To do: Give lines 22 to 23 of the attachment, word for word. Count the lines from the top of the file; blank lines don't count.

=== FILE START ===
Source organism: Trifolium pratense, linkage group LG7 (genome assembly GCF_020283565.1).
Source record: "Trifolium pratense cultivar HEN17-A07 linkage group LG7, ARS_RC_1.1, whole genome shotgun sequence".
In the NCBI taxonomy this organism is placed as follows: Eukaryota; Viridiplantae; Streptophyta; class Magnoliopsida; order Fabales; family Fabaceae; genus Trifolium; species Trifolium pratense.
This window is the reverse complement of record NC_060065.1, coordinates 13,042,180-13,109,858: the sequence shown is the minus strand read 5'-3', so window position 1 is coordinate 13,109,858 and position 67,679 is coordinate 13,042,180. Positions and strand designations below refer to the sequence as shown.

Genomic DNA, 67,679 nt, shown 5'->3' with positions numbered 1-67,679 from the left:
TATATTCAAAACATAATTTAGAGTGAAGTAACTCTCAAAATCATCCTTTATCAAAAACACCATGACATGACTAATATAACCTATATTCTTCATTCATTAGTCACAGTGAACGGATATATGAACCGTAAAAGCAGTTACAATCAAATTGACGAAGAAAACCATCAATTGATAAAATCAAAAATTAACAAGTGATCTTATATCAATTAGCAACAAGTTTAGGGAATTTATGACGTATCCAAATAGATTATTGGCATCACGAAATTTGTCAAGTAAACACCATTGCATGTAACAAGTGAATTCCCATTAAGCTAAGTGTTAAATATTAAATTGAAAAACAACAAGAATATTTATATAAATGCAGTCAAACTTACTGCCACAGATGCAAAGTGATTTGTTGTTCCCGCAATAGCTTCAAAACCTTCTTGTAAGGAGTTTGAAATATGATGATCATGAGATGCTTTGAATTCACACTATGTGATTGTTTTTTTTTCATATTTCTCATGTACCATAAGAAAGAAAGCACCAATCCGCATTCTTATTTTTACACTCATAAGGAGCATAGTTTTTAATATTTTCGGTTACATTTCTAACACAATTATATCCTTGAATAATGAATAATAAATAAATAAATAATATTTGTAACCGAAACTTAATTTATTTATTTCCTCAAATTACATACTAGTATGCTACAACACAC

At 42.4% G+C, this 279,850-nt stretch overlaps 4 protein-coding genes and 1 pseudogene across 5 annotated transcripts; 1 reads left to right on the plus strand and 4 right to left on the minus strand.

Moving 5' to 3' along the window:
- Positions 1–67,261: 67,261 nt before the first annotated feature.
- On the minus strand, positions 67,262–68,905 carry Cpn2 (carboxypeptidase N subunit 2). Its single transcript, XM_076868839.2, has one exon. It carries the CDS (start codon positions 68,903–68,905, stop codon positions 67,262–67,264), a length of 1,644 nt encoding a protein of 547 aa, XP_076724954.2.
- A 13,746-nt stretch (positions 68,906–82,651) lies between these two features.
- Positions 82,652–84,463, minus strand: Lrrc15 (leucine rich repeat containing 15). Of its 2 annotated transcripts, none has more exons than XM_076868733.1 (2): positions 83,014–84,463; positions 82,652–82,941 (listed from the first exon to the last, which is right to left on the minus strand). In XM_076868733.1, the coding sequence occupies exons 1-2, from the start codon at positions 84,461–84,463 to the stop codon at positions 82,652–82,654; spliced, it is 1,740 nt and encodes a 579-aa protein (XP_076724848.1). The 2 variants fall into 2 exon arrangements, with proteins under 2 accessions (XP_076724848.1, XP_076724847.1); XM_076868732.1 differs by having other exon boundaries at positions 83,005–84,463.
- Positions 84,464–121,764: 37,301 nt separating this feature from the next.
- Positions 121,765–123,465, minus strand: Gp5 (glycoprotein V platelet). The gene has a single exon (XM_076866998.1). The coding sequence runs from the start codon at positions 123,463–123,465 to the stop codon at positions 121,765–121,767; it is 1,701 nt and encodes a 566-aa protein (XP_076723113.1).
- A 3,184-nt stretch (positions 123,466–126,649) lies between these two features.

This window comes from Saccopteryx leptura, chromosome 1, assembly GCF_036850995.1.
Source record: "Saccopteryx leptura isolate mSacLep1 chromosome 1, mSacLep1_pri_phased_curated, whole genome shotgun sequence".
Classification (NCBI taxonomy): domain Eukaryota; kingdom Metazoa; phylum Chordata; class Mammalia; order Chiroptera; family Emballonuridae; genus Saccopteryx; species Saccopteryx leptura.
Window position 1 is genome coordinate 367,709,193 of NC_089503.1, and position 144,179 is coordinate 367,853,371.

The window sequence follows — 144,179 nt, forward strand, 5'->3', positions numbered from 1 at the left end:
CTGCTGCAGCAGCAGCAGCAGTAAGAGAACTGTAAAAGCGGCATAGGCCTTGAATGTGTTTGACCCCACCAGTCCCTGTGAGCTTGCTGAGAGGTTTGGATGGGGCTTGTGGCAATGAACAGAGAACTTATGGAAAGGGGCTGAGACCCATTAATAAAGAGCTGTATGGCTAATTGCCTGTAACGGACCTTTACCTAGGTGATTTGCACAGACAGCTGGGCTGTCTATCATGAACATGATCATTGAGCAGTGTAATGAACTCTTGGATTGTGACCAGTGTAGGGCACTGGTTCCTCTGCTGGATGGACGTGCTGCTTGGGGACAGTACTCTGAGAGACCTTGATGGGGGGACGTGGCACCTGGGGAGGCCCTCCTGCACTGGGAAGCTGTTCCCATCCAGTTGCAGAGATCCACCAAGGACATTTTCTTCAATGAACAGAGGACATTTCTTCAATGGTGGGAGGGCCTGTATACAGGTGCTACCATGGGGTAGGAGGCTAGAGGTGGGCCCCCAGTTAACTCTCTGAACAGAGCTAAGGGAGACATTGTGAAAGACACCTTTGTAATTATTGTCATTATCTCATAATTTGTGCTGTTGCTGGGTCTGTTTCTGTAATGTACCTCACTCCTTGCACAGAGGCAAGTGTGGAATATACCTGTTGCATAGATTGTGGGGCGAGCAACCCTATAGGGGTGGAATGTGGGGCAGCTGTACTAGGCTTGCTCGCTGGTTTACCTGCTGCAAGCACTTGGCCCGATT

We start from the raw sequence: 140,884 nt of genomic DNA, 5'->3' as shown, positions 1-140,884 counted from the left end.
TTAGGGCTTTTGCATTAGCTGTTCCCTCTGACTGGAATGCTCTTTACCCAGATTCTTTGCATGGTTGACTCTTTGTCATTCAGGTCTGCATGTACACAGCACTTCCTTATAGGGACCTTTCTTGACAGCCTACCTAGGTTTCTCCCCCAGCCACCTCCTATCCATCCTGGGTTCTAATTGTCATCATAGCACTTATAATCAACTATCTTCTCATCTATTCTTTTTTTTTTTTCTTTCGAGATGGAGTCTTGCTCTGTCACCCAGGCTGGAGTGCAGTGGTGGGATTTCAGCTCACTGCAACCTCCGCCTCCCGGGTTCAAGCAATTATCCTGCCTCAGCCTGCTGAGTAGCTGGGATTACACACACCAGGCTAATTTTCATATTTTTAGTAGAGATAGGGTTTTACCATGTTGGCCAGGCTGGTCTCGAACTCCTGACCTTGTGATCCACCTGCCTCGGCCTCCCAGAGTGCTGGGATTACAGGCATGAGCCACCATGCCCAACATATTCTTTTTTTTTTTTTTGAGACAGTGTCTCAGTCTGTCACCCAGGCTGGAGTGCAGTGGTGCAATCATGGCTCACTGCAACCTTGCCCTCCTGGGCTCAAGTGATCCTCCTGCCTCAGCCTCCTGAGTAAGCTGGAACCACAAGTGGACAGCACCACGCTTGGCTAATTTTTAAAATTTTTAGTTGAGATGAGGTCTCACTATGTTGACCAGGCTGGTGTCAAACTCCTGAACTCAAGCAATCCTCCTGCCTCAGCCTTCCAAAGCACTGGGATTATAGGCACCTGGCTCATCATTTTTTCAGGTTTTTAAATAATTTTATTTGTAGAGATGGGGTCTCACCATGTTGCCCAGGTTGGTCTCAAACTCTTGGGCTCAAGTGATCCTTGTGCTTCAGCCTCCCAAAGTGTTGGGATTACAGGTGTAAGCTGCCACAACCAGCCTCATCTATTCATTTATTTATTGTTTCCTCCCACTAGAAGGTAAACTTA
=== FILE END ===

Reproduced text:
We start from the raw sequence: 140,884 nt of genomic DNA, 5'->3' as shown, positions 1-140,884 counted from the left end.
TTAGGGCTTTTGCATTAGCTGTTCCCTCTGACTGGAATGCTCTTTACCCAGATTCTTTGCATGGTTGACTCTTTGTCATTCAGGTCTGCATGTACACAGCACTTCCTTATAGGGACCTTTCTTGACAGCCTACCTAGGTTTCTCCCCCAGCCACCTCCTATCCATCCTGGGTTCTAATTGTCATCATAGCACTTATAATCAACTATCTTCTCATCTATTCTTTTTTTTTTTTCTTTCGAGATGGAGTCTTGCTCTGTCACCCAGGCTGGAGTGCAGTGGTGGGATTTCAGCTCACTGCAACCTCCGCCTCCCGGGTTCAAGCAATTATCCTGCCTCAGCCTGCTGAGTAGCTGGGATTACACACACCAGGCTAATTTTCATATTTTTAGTAGAGATAGGGTTTTACCATGTTGGCCAGGCTGGTCTCGAACTCCTGACCTTGTGATCCACCTGCCTCGGCCTCCCAGAGTGCTGGGATTACAGGCATGAGCCACCATGCCCAACATATTCTTTTTTTTTTTTTTGAGACAGTGTCTCAGTCTGTCACCCAGGCTGGAGTGCAGTGGTGCAATCATGGCTCACTGCAACCTTGCCCTCCTGGGCTCAAGTGATCCTCCTGCCTCAGCCTCCTGAGTAAGCTGGAACCACAAGTGGACAGCACCACGCTTGGCTAATTTTTAAAATTTTTAGTTGAGATGAGGTCTCACTATGTTGACCAGGCTGGTGTCAAACTCCTGAACTCAAGCAATCCTCCTGCCTCAGCCTTCCAAAGCACTGGGATTATAGGCACCTGGCTCATCATTTTTTCAGGTTTTTAAATAATTTTATTTGTAGAGATGGGGTCTCACCATGTTGCCCAGGTTGGTCTCAAACTCTTGGGCTCAAGTGATCCTTGTGCTTCAGCCTCCCAAAGTGTTGGGATTACAGGTGTAAGCTGCCACAACCAGCCTCATCTATTCATTTATTTATTGTTTCCTCCCACTAGAAGGTAAACTTA